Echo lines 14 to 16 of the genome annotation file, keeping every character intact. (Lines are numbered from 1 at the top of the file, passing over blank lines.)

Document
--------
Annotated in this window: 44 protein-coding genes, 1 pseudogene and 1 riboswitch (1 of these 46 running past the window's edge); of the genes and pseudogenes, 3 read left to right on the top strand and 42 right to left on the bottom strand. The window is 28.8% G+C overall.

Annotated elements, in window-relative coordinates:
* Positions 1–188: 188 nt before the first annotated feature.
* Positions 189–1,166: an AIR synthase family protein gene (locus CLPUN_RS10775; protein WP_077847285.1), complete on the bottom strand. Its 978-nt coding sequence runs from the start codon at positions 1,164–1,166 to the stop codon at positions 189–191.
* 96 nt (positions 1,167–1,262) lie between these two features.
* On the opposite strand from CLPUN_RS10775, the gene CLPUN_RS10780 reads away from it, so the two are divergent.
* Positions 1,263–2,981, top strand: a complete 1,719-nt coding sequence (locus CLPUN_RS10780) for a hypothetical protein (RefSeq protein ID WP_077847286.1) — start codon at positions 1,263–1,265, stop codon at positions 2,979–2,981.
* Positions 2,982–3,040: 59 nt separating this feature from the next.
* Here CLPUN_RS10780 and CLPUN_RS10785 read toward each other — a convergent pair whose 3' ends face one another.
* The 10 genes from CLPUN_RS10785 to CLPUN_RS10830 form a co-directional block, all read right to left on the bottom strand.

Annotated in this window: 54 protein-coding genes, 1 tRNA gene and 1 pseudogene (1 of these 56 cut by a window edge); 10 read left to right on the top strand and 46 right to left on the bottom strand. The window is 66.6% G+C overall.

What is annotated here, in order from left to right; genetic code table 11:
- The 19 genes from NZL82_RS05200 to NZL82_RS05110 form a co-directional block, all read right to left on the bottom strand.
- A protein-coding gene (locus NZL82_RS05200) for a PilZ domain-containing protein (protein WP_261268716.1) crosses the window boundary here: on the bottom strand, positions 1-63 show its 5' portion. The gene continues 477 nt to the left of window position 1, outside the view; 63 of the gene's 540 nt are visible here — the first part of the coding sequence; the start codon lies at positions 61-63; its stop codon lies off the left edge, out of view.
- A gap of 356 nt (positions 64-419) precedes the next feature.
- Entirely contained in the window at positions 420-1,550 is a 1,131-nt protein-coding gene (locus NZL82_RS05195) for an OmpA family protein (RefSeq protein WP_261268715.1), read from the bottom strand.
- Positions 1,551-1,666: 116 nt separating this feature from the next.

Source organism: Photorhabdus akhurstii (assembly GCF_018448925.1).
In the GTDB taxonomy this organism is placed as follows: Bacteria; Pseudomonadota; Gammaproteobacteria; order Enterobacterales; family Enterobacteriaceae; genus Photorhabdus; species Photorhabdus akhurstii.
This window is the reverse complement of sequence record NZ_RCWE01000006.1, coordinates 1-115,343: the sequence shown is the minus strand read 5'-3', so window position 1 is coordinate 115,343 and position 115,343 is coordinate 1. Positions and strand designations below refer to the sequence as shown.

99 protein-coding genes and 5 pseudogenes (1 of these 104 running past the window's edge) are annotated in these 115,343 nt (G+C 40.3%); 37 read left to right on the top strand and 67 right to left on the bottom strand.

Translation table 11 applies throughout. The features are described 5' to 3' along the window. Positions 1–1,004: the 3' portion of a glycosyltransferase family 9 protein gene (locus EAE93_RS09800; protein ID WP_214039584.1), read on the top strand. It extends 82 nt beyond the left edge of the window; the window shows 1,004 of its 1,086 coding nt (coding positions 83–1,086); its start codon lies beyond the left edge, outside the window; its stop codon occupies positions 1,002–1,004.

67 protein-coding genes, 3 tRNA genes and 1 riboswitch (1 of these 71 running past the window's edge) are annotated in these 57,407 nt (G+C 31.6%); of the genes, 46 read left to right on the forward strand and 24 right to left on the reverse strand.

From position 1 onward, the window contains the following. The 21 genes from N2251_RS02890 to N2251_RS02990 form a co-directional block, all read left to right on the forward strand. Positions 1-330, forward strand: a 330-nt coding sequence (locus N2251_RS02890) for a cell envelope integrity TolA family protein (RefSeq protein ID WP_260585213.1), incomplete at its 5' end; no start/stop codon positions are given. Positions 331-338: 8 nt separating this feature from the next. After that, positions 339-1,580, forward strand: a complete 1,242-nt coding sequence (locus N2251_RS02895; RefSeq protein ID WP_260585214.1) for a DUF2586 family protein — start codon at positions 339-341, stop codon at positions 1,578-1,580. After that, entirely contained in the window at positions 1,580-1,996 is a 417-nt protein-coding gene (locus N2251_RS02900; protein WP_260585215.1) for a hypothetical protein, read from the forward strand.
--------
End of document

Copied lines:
- A protein-coding gene (locus NZL82_RS05200) for a PilZ domain-containing protein (protein WP_261268716.1) crosses the window boundary here: on the bottom strand, positions 1-63 show its 5' portion. The gene continues 477 nt to the left of window position 1, outside the view; 63 of the gene's 540 nt are visible here — the first part of the coding sequence; the start codon lies at positions 61-63; its stop codon lies off the left edge, out of view.
- A gap of 356 nt (positions 64-419) precedes the next feature.
- Entirely contained in the window at positions 420-1,550 is a 1,131-nt protein-coding gene (locus NZL82_RS05195) for an OmpA family protein (RefSeq protein WP_261268715.1), read from the bottom strand.